eCite Digital Repository

Size-based indicators show depth-dependent change over time in the deep sea

Citation

Mindel, BL and Neat, FC and Webb, TJ and Blanchard, JL, Size-based indicators show depth-dependent change over time in the deep sea, ICES Journal of Marine Science, 75, (1) pp. 113-121. ISSN 1054-3139 (2018) [Refereed Article]


Preview
PDF (final published version)
2Mb

Preview
PDF
452Kb

Copyright Statement

Copyright International Council for the Exploration of the Sea 2017. Licensed under Creative Commons Attribution 4.0 International (CC BY 4.0) http://creativecommons.org/licenses/by/4.0/

DOI: doi:10.1093/icesjms/fsx110

Abstract

Size-based indicators are well established as a management tool in shelf seas as they respond to changes in fishing pressure and describe important aspects of community function. In the deep sea, however, vital rates are much slower and body size relationships vary with depth, making it less clear how size-based indicators can be applied and whether they are appropriate for detecting changes through time. The deep-sea fish stocks of the North Atlantic underwent a period of exploitation followed by management and conservation action that relieved this pressure. We used data from a deep-water bottom trawl survey in the Rockall Trough, at depths of 3002000 m, to test whether size-based indicators changed over a 16-year period, during which fishing pressure decreased. We applied four indicators to these data: mean body length, mean maximum length, large fish indicator (LFI), and the slope of the biomass spectrum. Patterns were analysed within four different depth bands. The LFI and slope of the biomass spectrum showed positive change over time, suggesting recovery from fishing pressure. This response was generally most apparent in the shallowest depth band, where most fishing activity has been distributed. Values of the LFI were much higher overall than in shelf seas, so the same reference points cannot be applied to all marine ecosystems. These findings imply that size-based indicators can be usefully applied to the deep sea and that they potentially track changes in fishing pressure in the medium term.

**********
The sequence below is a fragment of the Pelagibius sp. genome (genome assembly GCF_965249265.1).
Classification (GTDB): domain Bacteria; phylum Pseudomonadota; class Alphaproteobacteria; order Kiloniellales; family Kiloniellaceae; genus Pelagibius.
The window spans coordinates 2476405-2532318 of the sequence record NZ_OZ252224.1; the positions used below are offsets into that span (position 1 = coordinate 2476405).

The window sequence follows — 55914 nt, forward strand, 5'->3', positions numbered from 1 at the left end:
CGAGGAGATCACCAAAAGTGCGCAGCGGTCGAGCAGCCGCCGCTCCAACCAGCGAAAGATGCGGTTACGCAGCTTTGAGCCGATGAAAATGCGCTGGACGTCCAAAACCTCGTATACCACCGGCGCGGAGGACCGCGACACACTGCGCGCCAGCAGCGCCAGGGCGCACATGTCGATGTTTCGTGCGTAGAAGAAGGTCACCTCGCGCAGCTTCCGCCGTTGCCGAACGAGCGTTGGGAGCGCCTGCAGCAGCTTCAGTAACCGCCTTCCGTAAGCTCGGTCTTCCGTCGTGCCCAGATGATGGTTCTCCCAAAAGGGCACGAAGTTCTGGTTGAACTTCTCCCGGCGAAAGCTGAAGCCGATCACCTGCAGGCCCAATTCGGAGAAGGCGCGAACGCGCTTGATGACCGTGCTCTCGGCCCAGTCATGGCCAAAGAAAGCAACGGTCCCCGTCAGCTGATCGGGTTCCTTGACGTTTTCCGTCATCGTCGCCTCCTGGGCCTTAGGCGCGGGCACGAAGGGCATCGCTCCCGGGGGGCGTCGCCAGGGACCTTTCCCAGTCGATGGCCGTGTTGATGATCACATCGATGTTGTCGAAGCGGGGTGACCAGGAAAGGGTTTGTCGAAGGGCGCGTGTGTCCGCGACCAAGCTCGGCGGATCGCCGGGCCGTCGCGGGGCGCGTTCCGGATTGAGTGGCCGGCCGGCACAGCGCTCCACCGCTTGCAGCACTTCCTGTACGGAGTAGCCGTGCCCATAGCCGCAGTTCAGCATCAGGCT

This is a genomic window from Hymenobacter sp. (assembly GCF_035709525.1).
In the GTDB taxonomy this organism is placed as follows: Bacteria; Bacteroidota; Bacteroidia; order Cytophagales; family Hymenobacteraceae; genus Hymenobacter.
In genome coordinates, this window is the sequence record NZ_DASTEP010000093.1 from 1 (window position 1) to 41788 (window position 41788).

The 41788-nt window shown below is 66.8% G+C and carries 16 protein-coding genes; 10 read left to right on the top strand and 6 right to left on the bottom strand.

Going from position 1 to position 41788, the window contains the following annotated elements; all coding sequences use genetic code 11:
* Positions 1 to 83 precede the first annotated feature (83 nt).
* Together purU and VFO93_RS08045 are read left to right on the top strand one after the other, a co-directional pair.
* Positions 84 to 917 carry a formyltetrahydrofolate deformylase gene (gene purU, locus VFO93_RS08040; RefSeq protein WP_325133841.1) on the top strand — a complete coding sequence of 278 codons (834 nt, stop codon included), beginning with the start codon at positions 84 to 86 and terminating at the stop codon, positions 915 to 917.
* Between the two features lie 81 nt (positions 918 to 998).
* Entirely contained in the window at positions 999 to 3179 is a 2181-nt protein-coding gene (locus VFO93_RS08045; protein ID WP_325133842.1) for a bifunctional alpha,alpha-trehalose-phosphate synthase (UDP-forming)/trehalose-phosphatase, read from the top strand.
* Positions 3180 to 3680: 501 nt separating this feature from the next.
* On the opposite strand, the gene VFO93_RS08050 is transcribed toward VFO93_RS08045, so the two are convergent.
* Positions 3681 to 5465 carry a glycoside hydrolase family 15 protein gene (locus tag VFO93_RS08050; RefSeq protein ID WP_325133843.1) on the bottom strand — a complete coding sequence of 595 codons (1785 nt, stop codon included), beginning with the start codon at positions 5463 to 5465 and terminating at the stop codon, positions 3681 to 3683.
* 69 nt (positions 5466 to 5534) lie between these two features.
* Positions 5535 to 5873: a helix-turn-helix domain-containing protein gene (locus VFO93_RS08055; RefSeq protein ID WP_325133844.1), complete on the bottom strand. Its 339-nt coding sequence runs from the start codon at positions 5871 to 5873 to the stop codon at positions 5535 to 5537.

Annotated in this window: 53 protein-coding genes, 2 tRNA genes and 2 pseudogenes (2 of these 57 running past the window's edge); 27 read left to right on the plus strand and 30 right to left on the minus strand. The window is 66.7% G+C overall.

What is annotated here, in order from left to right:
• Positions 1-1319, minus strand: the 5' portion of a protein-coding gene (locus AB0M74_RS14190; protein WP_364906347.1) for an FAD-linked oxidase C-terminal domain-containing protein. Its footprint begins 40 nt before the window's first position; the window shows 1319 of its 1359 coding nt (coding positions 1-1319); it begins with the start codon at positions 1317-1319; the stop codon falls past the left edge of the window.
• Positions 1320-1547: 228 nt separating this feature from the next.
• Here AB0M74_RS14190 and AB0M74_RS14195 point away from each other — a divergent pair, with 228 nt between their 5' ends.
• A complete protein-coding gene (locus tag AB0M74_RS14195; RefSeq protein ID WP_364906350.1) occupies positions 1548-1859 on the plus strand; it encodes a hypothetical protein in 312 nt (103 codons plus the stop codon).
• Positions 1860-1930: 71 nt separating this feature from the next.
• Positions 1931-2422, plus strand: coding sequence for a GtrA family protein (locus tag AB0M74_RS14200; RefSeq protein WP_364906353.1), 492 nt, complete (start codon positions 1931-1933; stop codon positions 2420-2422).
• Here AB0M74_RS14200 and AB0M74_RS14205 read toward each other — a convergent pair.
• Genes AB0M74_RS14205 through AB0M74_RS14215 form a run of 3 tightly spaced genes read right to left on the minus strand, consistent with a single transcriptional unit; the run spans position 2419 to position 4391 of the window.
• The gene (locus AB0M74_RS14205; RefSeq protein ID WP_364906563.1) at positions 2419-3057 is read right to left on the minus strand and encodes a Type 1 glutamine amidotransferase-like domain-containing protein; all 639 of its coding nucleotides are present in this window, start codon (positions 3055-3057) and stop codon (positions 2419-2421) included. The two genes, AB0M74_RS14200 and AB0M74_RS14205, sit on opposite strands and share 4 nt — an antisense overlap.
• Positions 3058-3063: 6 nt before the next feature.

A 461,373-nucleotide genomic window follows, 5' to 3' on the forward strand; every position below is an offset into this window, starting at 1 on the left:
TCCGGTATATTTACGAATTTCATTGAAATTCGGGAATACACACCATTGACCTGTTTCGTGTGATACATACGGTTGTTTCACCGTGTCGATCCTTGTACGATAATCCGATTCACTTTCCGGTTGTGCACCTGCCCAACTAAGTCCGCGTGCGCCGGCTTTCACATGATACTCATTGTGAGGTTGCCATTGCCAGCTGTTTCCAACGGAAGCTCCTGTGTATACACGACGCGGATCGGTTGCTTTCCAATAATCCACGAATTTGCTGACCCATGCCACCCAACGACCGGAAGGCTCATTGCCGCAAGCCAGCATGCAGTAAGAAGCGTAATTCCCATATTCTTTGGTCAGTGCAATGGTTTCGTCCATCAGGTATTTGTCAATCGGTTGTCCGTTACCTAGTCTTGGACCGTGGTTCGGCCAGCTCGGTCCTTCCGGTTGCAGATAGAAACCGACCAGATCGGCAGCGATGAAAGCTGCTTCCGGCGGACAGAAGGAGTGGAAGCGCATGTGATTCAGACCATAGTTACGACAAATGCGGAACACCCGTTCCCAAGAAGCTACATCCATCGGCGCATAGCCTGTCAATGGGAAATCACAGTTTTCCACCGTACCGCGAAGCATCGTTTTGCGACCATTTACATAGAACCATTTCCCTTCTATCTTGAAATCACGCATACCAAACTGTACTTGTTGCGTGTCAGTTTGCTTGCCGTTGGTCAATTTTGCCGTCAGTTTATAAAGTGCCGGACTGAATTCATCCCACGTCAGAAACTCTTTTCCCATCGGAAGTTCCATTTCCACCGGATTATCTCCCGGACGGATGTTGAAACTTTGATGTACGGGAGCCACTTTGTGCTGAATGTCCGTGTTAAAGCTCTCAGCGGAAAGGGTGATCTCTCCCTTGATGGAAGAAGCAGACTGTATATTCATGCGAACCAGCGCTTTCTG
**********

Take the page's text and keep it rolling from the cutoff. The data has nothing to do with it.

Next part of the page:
Item Details

Item Type:Refereed Article
Keywords:size-based indicators, deep sea, fish communities, body size, demersal fish, deep-sea fishing, size structure
Research Division:Biological Sciences
Research Group:Ecology
Research Field:Community Ecology
Objective Division:Environment
Objective Group:Ecosystem Assessment and Management
Objective Field:Ecosystem Assessment and Management at Regional or Larger Scales
UTAS Author:Blanchard, JL (Dr Julia Blanchard)
ID Code:120917
Year Published:2018 (online first 2017)
Deposited By:Ecology and Biodiversity
Deposited On:2017-09-01
Last Modified:2018-05-29
Downloads:42 View Download Statistics

Repository Staff Only: item control page